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    Redefining “Normal” Commercial Real Estate Fundamentals

    Commercial real estate investors and developers are suffering from a bout of whiplash. The last year has been disorienting, with runaway inflation, a rapid increase in interest rates, and most recently, destabilization in the regional banking sector. The abrupt change in market fundamentals has justifiably spurred rampant uncertainty, and as a result, many investors and developers have stepped to the sidelines. 

    The commercial real estate industry is transitioning from an unprecedented period of extended growth. The last business cycle was unusually long, extending well beyond the typical 10-year run. Now, a new normal is emerging. Fundamentals are certainly different, but different isn’t always bad or negative. It’s important to reframe and measure the current market fundamentals against historical standards, not the atypical standards that emerged in the last business cycle. 

    Upon closer inspection, key development and investment metrics still support a positive outlook for commercial real estate investment. 

    Positive Rent Growth

    Rents are the cornerstone of real estate development. After all, without income and cash flow, there is no profit. Over the last two years, many commercial assets—multifamily, industrial, self-storage, data centers, etc.—have benefitted from excessive double-digit rent growth, and it has been a heyday for investors. That rapid growth, of course, had an expiration date, and rents have toppled from their peak pace of growth; however, they haven’t fallen into the red. 

    Nearly every commercial asset class continues to see positive rent growth. Multifamily rents increased 6.2% last year; industrial assets saw a 6.9% rent bump in 2022; multi-tenant retail rents have increased more than 6%; self-storage rents are up 2.6% for the year; and even in the office market, which has seen the most significant upset in demand, rents have only fallen 1.5%, remaining relatively flat. By any standard, these are healthy growth numbers, and positive rent growth is always a positive sign for real estate investment.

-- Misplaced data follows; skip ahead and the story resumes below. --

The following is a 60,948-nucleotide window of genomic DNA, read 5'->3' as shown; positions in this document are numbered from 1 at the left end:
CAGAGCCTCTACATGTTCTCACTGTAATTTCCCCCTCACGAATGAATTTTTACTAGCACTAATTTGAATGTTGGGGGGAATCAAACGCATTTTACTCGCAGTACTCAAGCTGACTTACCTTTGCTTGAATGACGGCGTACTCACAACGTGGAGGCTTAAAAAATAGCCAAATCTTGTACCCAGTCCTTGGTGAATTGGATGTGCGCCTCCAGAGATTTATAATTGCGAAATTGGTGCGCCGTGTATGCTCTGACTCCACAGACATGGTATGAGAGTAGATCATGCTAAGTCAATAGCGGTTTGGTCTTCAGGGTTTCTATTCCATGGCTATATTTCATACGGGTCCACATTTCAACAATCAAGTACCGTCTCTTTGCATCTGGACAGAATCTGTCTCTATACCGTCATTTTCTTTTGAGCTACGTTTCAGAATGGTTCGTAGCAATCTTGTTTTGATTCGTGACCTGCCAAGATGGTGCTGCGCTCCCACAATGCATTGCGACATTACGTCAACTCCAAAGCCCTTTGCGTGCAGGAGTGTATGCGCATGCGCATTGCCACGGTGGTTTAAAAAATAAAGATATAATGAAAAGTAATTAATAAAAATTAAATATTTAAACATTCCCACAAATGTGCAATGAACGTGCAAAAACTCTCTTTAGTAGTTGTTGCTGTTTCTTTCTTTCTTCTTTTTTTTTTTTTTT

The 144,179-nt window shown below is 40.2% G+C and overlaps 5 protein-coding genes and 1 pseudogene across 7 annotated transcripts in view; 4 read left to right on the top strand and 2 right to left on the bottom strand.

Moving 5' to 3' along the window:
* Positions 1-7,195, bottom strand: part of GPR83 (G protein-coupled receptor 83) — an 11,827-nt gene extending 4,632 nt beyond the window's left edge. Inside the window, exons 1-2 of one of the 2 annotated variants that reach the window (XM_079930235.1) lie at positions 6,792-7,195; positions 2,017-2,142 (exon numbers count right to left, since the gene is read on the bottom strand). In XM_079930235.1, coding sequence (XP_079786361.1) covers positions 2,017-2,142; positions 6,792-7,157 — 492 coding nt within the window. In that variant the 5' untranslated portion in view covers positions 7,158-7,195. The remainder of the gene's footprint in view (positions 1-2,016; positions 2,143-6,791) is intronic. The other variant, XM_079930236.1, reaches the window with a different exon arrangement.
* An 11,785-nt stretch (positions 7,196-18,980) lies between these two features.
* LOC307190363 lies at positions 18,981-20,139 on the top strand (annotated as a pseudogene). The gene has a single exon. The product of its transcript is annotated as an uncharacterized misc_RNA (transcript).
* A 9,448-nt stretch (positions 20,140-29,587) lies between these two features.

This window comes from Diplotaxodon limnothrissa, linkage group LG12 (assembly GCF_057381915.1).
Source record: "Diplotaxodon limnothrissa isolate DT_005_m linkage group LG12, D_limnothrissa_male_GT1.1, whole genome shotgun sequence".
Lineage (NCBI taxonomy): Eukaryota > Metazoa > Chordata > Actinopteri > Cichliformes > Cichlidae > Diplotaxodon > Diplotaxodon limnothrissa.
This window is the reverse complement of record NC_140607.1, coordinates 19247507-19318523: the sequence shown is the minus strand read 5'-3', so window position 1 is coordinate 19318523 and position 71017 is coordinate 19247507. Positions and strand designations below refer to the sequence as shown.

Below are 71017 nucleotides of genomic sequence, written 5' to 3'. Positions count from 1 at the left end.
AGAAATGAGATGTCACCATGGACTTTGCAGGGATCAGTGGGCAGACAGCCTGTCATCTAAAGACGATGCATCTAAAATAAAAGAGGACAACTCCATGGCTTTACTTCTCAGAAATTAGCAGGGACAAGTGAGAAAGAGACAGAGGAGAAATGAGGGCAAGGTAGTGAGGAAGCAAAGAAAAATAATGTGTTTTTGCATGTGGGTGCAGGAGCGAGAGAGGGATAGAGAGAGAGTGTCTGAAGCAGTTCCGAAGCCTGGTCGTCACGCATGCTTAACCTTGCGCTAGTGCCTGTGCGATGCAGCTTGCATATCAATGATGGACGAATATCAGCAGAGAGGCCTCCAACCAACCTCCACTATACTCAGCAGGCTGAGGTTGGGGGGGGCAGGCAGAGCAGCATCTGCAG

Healthy Demand Dynamics

    Rent growth is an indicator of strong underlying demand, and that remains true today. Some developers look at leasing velocity above rent growth because it is an indicator of real demand, and it is easier to discern new leasing activity against new construction trends. The current leasing velocity trends are equally as compelling as the positive rent growth. 

    Multifamily and industrial leasing leads commercial activity, unsurprisingly. These two asset classes have dominated investment activity for the last decade, and there continues to be strong demand for each. The national industrial vacancy rate stands at a low 3.9%, while the multifamily vacancy rate is below 5%. Moreover, there remains a severe housing shortage, with the National Multifamily Housing Council estimating that the country is short 4.3 million housing units to meet current demand. 

    Demand dynamics in other asset classes are equally as encouraging. Retail leasing is up to 76 million square feet this year, the highest since 2019, and self-storage has maintained a 92% occupancy rate for the last decade, despite record new construction. Office is the only asset class to see receding demand due to work-from-home trends.

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    Strong Job Creation